Audubon and the Art of Birds
October 4 2014 - January 4 2015
About the Exhibition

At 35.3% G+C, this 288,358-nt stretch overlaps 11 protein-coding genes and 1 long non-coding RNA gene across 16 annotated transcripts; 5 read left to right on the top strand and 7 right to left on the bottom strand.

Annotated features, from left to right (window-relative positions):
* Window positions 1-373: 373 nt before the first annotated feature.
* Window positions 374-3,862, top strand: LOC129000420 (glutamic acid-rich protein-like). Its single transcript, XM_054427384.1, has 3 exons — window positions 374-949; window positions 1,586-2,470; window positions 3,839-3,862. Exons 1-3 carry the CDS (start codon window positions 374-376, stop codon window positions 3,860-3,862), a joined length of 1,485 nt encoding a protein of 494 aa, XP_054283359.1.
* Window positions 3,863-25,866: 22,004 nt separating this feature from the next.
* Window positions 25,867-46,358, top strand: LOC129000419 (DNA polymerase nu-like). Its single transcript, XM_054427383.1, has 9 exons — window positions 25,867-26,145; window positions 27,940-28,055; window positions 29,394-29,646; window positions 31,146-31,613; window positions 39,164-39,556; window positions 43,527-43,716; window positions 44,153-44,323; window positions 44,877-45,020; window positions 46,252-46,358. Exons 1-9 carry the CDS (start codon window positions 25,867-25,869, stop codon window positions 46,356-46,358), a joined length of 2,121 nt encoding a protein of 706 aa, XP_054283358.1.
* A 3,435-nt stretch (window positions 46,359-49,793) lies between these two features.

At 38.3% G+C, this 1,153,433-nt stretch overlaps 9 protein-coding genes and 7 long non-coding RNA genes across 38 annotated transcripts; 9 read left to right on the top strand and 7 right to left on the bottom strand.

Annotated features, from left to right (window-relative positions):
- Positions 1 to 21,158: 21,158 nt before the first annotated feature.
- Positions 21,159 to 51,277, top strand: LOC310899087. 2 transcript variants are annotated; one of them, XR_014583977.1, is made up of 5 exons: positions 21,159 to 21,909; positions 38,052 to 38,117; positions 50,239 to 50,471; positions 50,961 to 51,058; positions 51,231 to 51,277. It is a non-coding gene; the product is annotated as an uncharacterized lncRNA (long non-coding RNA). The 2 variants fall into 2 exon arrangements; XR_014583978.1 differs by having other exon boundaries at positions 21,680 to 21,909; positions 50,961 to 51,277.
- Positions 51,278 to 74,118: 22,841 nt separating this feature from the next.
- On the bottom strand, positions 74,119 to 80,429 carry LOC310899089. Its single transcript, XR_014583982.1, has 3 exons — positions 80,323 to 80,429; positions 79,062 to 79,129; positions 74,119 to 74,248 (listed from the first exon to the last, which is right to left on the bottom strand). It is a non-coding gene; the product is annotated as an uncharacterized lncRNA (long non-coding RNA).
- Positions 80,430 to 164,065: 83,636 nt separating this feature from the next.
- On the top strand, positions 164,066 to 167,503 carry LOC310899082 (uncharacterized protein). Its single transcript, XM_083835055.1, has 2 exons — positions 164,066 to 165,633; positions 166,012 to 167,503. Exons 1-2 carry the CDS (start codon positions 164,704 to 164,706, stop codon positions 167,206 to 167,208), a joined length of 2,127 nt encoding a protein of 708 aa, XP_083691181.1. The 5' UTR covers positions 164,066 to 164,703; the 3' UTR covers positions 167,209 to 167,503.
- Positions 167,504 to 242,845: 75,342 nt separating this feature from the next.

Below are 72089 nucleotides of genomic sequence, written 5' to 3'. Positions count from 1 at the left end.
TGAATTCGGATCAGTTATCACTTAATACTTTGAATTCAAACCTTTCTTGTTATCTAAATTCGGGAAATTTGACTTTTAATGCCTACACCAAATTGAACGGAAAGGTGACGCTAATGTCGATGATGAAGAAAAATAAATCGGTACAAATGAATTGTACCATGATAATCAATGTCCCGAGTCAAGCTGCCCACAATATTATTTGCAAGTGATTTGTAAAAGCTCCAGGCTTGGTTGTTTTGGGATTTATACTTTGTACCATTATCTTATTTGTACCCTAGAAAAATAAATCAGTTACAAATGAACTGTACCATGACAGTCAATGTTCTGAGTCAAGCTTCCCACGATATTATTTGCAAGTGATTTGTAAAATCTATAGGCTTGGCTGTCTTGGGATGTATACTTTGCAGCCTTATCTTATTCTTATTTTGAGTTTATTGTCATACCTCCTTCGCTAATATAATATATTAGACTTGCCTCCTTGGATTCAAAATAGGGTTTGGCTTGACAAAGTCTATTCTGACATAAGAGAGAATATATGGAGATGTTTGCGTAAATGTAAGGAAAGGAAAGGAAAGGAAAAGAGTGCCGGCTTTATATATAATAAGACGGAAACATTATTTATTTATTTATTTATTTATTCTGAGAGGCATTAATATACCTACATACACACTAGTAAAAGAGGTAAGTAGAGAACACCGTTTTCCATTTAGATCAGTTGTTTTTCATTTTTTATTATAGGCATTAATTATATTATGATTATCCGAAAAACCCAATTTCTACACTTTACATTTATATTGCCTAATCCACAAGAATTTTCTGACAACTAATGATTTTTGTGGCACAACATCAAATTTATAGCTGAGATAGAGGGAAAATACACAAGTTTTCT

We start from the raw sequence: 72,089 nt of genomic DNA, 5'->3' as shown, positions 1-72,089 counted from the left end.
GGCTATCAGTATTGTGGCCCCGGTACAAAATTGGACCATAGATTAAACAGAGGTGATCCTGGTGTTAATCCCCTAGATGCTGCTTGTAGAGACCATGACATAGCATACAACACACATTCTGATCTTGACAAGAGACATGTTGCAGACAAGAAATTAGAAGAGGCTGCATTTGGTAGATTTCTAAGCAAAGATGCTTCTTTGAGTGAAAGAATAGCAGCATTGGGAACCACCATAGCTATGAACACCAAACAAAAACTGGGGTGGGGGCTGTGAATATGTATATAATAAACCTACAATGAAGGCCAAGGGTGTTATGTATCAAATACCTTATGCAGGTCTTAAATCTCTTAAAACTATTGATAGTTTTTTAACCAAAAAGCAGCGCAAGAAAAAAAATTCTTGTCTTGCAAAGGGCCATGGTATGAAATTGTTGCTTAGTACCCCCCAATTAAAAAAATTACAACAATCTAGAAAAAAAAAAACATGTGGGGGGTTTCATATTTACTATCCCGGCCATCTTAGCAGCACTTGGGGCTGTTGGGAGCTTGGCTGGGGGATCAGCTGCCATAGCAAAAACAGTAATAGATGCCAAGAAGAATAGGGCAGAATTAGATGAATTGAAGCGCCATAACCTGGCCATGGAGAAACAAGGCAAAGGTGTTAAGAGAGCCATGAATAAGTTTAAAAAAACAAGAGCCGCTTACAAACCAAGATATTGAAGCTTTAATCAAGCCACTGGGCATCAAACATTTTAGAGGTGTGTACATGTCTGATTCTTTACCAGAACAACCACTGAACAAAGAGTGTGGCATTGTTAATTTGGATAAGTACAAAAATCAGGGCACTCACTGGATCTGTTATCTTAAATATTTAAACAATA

This exhibition focuses on John James Audubon’s masterwork, The Birds of America, contextualizing Audubon’s work with examples of the finest ornithological art from the Renaissance to the present day. Built around a series of themes, the show compares rough woodcut prints from the early bestiaries with the refined elegance and brilliant colors of Francois Levaillant’s engravings. Prints from Mark Catesby and Alexander Wilson trace the work of early artist-naturalists in America before Audubon. The lavish publications that followed Audubon’s work are represented with lithographs by John Gould, Edward Lear, Joseph Wolf, and many others. During the 20th century, artists such as Louis Agassiz Fuertes, Francis Lee Jaques, Roger Tory Peterson, and Robert Bateman took bird art in new directions. The human fascination with birds continues to the present day, and the show will include works by a small, select group of living artists, such as Lars Jonsson and Walton Ford, who have made particular contributions to the study of birds, or whose work is inspired by Audubon’s example.